“Another significant criticism of the project has been the possibility of illegal immigrants being issued aadhaar cards. This criticism is aimed primarily at immigrants from Bangladesh. who have been living and working in many parts of India.”
By Reva Yunus for AlalODulal.org
One of the latest welfare schemes to fall foul of the aadhaar project is a prematric scholarship scheme for students from SC/ST/OBC communities. The scheme, administered by the Ministry of Social Justice and Empowerment, was launched with the intention of reducing the educational gap between backward and non-backward classes in India.
The requirement of documentary evidence regularly obstructs disbursement of scholarship funds. It also often results in humiliation and frustration for pupils and parents from socioeconomically weaker sections. Given the frequency of such delays and denials, why has the government linked scholarships with a document which does not yet have legal backing? And yet, this is far from an unwise or hasty move. It is smart and calculated. Going ahead with linking Aadhaar cards with disbursing funds for multiple welfare schemes is a way of pressurising courts into approving the concept of the Aadhar card and the UIDAI (and thus the thousands of crores awarded in contracts to various companies; UIDAI – Unique Identification Authority of India) over some very serious concerns raised by the Standing Committee on Finance which submitted its report on the National Identification Authority of India, Bill 2010, on Dec 31st, 2011. This is obvious in the way the central government has argued to the court that a stay order would not only disrupt and bring to a halt the distribution of subsidies for cooking gas (LPG), but also lead to great loss of money.
There are very serious grounds for opposing systematic biometric profiling of citizens. The most obvious being our infamous inefficiency and corruption; the less obvious and more serious being the opacity of the entire project. Information on who will store the information, who will have access to it, all the purposes that it will be used for, details of contracts awarded – has not yet been made available in the public domain.
Aadhaar is actually being linked to provisioning for all the rights that are most fundamental to human dignity and survival, and must not be made continget upon governmental whims and fancies in a democracy. Or on WB/IMF diktats, for that matter. These are also areas where government has steadfastly refused to invest adequate funds, or to strenghthen and steamline delivery systems, and owning responsibility for provision and delivery. Instead the government insists on creating an incredibly vast and complicated web of cash transfers, targeted schemes and new, untested, and humungously expensive identity-documentation. So we have cash transfers instead of a universal Public Dsitribution System (PDS). We have the centre clamouring for voucher systems, and selective, inegalitarian concepts of model schools and scholarship schemes instead of committing funds and political will to transform the entire huge existing system of public-funded schools. Yet, the same state has shown uncharacteristic alacrity to spend thousands of crores, ignore serious criticism, and undertake a project of dubious constitutional and legal validity to hurriedly create a new system of profiling and documentation. To top it all, it then calls the whole mess, ‘aapka aadhaar’ (aadhaar = foundation, aapka = your/yours).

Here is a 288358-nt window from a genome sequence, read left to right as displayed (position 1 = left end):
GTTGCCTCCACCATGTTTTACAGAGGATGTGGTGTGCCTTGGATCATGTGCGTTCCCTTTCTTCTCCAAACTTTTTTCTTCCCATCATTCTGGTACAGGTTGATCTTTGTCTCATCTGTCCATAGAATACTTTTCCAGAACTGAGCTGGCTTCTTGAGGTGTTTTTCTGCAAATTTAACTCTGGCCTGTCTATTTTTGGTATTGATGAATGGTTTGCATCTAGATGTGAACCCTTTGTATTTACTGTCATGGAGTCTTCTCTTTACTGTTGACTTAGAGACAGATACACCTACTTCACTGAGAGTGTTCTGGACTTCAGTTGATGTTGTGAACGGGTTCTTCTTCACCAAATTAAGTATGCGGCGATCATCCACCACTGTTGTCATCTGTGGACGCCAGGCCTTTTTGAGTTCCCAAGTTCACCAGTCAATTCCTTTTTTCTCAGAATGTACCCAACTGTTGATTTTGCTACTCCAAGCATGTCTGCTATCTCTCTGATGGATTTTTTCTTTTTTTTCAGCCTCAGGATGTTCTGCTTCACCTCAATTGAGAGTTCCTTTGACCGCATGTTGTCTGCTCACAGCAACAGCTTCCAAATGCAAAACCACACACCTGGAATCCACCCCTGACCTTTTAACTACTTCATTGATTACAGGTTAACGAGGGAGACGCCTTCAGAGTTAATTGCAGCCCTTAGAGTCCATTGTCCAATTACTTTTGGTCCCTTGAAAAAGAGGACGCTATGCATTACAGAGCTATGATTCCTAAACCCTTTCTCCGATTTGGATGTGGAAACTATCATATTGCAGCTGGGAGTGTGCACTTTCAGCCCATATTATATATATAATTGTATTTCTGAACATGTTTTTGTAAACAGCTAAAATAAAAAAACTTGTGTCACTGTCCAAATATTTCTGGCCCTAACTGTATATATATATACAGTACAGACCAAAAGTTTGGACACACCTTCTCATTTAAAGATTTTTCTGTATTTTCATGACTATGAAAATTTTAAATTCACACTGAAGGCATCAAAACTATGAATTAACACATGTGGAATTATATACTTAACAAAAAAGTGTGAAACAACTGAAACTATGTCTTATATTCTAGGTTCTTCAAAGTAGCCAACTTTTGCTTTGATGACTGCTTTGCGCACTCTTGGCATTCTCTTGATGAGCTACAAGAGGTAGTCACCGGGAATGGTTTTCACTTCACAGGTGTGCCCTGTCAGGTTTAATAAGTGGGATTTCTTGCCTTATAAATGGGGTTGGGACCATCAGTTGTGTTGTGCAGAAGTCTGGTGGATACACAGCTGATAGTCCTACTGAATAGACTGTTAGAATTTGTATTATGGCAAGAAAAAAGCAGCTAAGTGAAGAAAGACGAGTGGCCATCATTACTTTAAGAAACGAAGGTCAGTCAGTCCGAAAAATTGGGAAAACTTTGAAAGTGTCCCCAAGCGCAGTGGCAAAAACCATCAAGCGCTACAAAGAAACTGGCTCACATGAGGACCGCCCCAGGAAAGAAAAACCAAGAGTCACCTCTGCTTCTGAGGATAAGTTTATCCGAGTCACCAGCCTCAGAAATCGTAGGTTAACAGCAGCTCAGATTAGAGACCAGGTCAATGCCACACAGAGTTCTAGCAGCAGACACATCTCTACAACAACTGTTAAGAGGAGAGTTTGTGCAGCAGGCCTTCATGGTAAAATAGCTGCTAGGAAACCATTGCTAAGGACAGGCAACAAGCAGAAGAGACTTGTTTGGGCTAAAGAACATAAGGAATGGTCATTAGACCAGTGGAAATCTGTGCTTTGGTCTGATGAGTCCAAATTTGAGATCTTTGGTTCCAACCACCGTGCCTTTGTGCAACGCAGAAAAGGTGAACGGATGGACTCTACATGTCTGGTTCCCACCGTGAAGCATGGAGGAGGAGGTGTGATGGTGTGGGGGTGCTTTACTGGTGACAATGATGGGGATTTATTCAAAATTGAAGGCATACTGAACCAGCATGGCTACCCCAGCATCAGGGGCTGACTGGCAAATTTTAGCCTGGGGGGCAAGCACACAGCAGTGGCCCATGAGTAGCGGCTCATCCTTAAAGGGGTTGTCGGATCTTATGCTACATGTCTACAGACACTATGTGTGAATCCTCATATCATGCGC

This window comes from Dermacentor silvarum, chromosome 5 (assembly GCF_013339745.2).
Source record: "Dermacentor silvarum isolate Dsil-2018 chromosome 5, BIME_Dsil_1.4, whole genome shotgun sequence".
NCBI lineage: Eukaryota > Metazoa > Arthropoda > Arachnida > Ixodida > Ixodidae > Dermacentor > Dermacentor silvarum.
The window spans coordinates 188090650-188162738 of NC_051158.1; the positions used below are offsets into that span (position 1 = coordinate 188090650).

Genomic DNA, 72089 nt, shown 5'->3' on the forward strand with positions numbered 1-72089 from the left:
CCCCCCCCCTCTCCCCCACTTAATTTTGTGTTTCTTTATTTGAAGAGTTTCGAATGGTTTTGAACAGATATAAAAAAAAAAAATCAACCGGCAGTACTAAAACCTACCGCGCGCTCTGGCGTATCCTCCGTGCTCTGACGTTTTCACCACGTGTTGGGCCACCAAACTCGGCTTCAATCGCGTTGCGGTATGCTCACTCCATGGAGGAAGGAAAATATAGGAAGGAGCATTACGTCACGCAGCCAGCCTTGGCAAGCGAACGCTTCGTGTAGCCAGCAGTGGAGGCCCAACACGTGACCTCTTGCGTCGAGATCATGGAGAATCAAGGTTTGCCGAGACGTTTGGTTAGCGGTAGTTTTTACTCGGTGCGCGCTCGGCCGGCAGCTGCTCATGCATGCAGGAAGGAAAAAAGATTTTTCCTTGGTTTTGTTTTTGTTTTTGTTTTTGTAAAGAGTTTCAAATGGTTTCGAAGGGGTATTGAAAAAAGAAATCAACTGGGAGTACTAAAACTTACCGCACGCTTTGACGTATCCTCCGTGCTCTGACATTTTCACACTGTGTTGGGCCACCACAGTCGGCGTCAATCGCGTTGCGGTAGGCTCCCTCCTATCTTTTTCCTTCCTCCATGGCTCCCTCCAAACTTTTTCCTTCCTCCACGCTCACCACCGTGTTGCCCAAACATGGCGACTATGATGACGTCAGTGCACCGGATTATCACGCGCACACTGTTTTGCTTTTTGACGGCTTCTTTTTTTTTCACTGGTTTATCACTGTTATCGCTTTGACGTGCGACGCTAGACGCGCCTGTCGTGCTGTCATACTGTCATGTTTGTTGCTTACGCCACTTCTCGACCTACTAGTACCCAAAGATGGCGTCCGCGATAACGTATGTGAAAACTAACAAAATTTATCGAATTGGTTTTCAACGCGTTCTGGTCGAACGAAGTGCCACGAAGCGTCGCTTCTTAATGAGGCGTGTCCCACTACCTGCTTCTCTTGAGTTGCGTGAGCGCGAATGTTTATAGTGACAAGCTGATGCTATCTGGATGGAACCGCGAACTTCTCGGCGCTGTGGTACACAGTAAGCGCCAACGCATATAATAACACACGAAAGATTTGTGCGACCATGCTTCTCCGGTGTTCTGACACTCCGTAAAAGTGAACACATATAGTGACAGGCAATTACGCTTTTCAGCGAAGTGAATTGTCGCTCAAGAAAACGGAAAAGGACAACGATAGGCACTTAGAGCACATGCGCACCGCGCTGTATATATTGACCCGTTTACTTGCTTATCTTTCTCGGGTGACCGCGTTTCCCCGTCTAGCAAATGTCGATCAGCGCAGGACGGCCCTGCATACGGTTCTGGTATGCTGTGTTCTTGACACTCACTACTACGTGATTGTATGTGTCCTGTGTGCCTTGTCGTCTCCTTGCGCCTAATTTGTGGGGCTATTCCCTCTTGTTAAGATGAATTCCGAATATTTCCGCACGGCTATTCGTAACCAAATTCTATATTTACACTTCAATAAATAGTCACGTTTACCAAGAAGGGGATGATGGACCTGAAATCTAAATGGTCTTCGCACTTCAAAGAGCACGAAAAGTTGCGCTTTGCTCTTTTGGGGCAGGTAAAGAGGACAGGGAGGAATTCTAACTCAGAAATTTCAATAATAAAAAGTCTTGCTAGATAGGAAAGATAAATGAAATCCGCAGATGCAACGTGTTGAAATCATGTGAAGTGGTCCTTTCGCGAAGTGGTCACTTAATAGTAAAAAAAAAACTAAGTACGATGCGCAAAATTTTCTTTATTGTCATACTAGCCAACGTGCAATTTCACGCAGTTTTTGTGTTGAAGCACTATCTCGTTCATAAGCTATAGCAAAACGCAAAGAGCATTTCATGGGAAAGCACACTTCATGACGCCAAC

Another significant criticism of the project has been the possibility of illegal immigrants being issued aadhaar cards. This criticism is aimed primarily at immigrants from Bangladesh. who have been living and working in many parts of India. Given that there have been incidents of such immigrants acquiring fake credentials such as voter-identification cards, it is not difficult to understand why the possibility of provision of aadhaar cards to illegal immigrants has sparked off a heated debate around the UID project. The Standing Committee also raised this question of card holders’ citizenship as the Bill sought to issue aadhaar cards to all residents of India. In response to the Supreme Court’s recent directive that aadhaar cards must not be issued to residents who are not citizens of India, the UIDAI has submitted aadhaar cards are only intended as evidence of identity, not citizenship. The Authority argued that assessing and documenting citizenship of residents is the job of other authorities, which it cannot ‘impinge’ on. This only highlights concerns raised by the SCF on role and purpose of UID numbers, duplication of work by multiple authorities in the country as well as the efficacy of the proposed introducer system.
Finally and most importantly, we cannot forget that the UID project is incredibly undeniably big business for Big Business, and not just in India. Contracts have been awarded and information collected while the government has not yet provided credible, coherent and complete information on all the purposes for which this personal biometric and other data would be used, and under what conditions it would be shared with other agencies or what inter/national agencies these would be. After all, it is our privacy, our rights, and public funds which are at stake here. So, why should we not remind the policy makers that what is urgently needed is direct and adequate investment in provisioning for basic rights of people, to create a far more solid and substantial ‘aadhaar’ for the country and all its people.
Reva Yunus is doctoral Researcher at the Department of Sociology, University of Warwick
(3) http://www.thehindubusinessline.com/industry-and-economy/info-tech/hcl-info-bags-rs-2000crore-aadhaar-contract/article3749967.ece ,